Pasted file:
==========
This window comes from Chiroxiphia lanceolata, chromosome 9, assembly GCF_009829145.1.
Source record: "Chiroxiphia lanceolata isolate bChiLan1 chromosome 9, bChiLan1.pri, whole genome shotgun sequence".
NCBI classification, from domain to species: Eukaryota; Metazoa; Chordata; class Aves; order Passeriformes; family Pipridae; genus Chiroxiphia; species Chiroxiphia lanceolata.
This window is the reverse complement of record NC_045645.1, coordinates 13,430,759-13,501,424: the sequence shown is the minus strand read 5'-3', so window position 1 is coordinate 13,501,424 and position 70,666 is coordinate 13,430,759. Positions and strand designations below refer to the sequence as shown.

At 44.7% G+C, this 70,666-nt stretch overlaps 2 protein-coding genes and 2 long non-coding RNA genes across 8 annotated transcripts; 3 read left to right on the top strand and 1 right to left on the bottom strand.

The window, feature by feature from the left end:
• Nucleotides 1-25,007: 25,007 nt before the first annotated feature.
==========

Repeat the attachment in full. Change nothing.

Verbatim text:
This window comes from Chiroxiphia lanceolata, chromosome 9, assembly GCF_009829145.1.
Source record: "Chiroxiphia lanceolata isolate bChiLan1 chromosome 9, bChiLan1.pri, whole genome shotgun sequence".
NCBI classification, from domain to species: Eukaryota; Metazoa; Chordata; class Aves; order Passeriformes; family Pipridae; genus Chiroxiphia; species Chiroxiphia lanceolata.
This window is the reverse complement of record NC_045645.1, coordinates 13,430,759-13,501,424: the sequence shown is the minus strand read 5'-3', so window position 1 is coordinate 13,501,424 and position 70,666 is coordinate 13,430,759. Positions and strand designations below refer to the sequence as shown.

At 44.7% G+C, this 70,666-nt stretch overlaps 2 protein-coding genes and 2 long non-coding RNA genes across 8 annotated transcripts; 3 read left to right on the top strand and 1 right to left on the bottom strand.

The window, feature by feature from the left end:
• Nucleotides 1-25,007: 25,007 nt before the first annotated feature.